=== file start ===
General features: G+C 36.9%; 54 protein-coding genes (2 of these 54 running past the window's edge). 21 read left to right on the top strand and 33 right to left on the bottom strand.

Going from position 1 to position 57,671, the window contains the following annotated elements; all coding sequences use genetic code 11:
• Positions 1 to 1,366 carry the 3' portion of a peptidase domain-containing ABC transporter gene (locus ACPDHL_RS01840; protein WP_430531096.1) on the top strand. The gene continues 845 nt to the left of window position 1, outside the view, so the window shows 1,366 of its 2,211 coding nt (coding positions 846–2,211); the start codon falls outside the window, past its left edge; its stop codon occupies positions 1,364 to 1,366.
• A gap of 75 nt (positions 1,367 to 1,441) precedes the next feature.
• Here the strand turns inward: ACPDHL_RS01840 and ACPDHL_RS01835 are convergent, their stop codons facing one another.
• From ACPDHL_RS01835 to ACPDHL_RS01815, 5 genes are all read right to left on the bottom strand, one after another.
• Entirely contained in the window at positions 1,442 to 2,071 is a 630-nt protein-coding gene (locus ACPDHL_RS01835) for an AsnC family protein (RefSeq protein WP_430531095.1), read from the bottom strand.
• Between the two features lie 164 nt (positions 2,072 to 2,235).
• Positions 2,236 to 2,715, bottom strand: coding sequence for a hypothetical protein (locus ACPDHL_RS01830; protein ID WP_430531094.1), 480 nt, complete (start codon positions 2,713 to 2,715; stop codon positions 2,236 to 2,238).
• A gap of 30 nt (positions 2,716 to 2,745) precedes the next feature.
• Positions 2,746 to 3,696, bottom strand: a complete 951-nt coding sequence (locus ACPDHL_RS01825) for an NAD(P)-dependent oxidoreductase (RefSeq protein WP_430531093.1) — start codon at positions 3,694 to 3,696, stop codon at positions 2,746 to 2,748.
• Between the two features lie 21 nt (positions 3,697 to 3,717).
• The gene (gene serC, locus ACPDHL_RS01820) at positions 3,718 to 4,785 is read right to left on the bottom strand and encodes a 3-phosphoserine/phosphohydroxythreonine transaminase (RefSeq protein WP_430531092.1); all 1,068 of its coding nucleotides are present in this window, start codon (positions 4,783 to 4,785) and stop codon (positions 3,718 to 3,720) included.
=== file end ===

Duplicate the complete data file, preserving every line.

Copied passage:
General features: G+C 36.9%; 54 protein-coding genes (2 of these 54 running past the window's edge). 21 read left to right on the top strand and 33 right to left on the bottom strand.

Going from position 1 to position 57,671, the window contains the following annotated elements; all coding sequences use genetic code 11:
• Positions 1 to 1,366 carry the 3' portion of a peptidase domain-containing ABC transporter gene (locus ACPDHL_RS01840; protein WP_430531096.1) on the top strand. The gene continues 845 nt to the left of window position 1, outside the view, so the window shows 1,366 of its 2,211 coding nt (coding positions 846–2,211); the start codon falls outside the window, past its left edge; its stop codon occupies positions 1,364 to 1,366.
• A gap of 75 nt (positions 1,367 to 1,441) precedes the next feature.
• Here the strand turns inward: ACPDHL_RS01840 and ACPDHL_RS01835 are convergent, their stop codons facing one another.
• From ACPDHL_RS01835 to ACPDHL_RS01815, 5 genes are all read right to left on the bottom strand, one after another.
• Entirely contained in the window at positions 1,442 to 2,071 is a 630-nt protein-coding gene (locus ACPDHL_RS01835) for an AsnC family protein (RefSeq protein WP_430531095.1), read from the bottom strand.
• Between the two features lie 164 nt (positions 2,072 to 2,235).
• Positions 2,236 to 2,715, bottom strand: coding sequence for a hypothetical protein (locus ACPDHL_RS01830; protein ID WP_430531094.1), 480 nt, complete (start codon positions 2,713 to 2,715; stop codon positions 2,236 to 2,238).
• A gap of 30 nt (positions 2,716 to 2,745) precedes the next feature.
• Positions 2,746 to 3,696, bottom strand: a complete 951-nt coding sequence (locus ACPDHL_RS01825) for an NAD(P)-dependent oxidoreductase (RefSeq protein WP_430531093.1) — start codon at positions 3,694 to 3,696, stop codon at positions 2,746 to 2,748.
• Between the two features lie 21 nt (positions 3,697 to 3,717).
• The gene (gene serC, locus ACPDHL_RS01820) at positions 3,718 to 4,785 is read right to left on the bottom strand and encodes a 3-phosphoserine/phosphohydroxythreonine transaminase (RefSeq protein WP_430531092.1); all 1,068 of its coding nucleotides are present in this window, start codon (positions 4,783 to 4,785) and stop codon (positions 3,718 to 3,720) included.